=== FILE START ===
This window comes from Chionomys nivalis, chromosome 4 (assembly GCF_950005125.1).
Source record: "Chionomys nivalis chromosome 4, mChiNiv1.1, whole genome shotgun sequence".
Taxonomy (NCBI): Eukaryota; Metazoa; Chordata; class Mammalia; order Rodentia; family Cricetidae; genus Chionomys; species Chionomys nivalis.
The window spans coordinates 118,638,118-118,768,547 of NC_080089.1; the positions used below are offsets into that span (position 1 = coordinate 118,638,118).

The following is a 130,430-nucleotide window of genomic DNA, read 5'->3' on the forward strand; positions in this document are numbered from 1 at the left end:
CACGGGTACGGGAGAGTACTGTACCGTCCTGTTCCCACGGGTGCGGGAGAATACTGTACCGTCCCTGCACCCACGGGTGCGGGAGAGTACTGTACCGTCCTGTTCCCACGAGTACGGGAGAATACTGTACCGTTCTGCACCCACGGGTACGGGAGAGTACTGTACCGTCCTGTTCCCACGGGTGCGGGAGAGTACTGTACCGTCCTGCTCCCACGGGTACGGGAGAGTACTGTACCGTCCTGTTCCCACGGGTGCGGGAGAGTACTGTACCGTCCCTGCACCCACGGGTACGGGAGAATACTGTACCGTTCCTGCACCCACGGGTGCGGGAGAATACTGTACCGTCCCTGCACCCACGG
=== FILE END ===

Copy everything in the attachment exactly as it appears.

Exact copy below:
This window comes from Chionomys nivalis, chromosome 4 (assembly GCF_950005125.1).
Source record: "Chionomys nivalis chromosome 4, mChiNiv1.1, whole genome shotgun sequence".
Taxonomy (NCBI): Eukaryota; Metazoa; Chordata; class Mammalia; order Rodentia; family Cricetidae; genus Chionomys; species Chionomys nivalis.
The window spans coordinates 118,638,118-118,768,547 of NC_080089.1; the positions used below are offsets into that span (position 1 = coordinate 118,638,118).

The following is a 130,430-nucleotide window of genomic DNA, read 5'->3' on the forward strand; positions in this document are numbered from 1 at the left end:
CACGGGTACGGGAGAGTACTGTACCGTCCTGTTCCCACGGGTGCGGGAGAATACTGTACCGTCCCTGCACCCACGGGTGCGGGAGAGTACTGTACCGTCCTGTTCCCACGAGTACGGGAGAATACTGTACCGTTCTGCACCCACGGGTACGGGAGAGTACTGTACCGTCCTGTTCCCACGGGTGCGGGAGAGTACTGTACCGTCCTGCTCCCACGGGTACGGGAGAGTACTGTACCGTCCTGTTCCCACGGGTGCGGGAGAGTACTGTACCGTCCCTGCACCCACGGGTACGGGAGAATACTGTACCGTTCCTGCACCCACGGGTGCGGGAGAATACTGTACCGTCCCTGCACCCACGG